Interstellar colonization is a staple of science fiction and its examples range from high adventure almost swashbuckling to the detailed examination of the "real thing." Robinson's new novel is one of the latter and in its scrutiny of the possibilities and problems of the whole notion it brings us face to face with enormity such an enterprise would be. The novel opens as the ship, which has a personality of its own, painstakingly developed over years by the chief engineer, is approaching the goal of its long voyage. It's a generation ship. People now alive were not when the ship departed Earth and the present population is impatient for landfall. But the daughter of the engineer, who by default inherits her mother's reputation aboard ship, becomes the one who has to cope with a series of crises which call the entire project into question, forcing them all to face the choice of trying another system or turning around and heading home, a voyage that will take 170 years. Robinson's attention to detail and the hard choices his characters must face push Aurora several notches above average. -Mark's September Staff Pick, 2015
A major new novel from one of science fiction's most powerful voices, Aurora tells the incredible story of our first voyage beyond the solar system.
Brilliantly imagined and beautifully told, it is the work of a writer at the height of his powers.
Our voyage from Earth began generations ago.
Now, we approach our new home.
About the Author
Kim Stanley Robinson is a New York Times bestseller and winner of the Hugo, Nebula, and Locus awards. He is the author of more than twenty books, including the bestselling Mars trilogy and the critically acclaimed Forty Signs of Rain, The Years of Rice and Salt, and 2312. In 2008, he was named a "Hero of the Environment" by Time magazine, and he works with the Sierra Nevada Research Institute. He lives in Davis, California.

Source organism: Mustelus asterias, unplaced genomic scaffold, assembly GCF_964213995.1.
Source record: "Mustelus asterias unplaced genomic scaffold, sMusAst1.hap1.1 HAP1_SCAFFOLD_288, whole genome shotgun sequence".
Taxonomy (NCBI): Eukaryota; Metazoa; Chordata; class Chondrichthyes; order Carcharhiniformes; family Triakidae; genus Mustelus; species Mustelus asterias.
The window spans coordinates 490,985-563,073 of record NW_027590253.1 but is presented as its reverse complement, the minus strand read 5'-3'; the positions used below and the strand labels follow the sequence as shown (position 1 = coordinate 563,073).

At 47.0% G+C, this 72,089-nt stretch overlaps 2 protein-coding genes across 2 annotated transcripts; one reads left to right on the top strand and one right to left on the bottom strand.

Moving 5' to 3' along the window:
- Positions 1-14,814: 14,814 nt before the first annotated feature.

"A rousing tribute to the human spirit."
—San Francisco Chronicle on Aurora
"The thrilling creation of plausible future technology and the grandness of imagination...magnificent."—Sunday Times on Aurora
"[Robinson is] a rare contemporary writer to earn a reputation on par with earlier masters such as Isaac Asimov or Arthur C. Clarke."
—Chicago Tribune on Aurora
"If Interstellar left you wanting more, then this novel might just fill that longing."—io9 on Aurora
"Aurora may well be Robinson's best novel...breaks us out of our well-ingrained, supremely well-rehearsed habits of apocalypse - and lets us see the option of a different future than permanent, hopeless standoff." —Los Angeles Review of Books on Aurora
"Humanity's first trip to another star is incredibly ambitious, impeccably planned and executed on a grand scale in Aurora."—SPACE.com on Aurora
"The Apollo 13 of interstellar travel."—SciFi
"[A] near-perfect marriage of the technical and the psychological."—NPR Books on Aurora
"[A] heart-warming, provocative tale."—Scientific American on Aurora
"This ambitious hard SF epic shows Robinson at the top of his game...
[A] poignant story, which admirably stretches the limits of human
—Publishers Weekly on Aurora
"This is hard SF the way it's mean to be written: technical, scientific, with big ideas and a fully realized society. Robinson is an acknowledged sf master-his Mars trilogy and his stand-alone novel 2312 (2012) were multiple award winners and nominees-and this latest novel is sure to be a big hit with devoted fans of old-school science fiction."—Booklist on Aurora
"Intellectually engaged and intensely humane in a way SF rarely is, exuberantly speculative in a way only the best SF can be, this is the work of a writer at or approaching the top of his game."—Iain M. Banks on 2312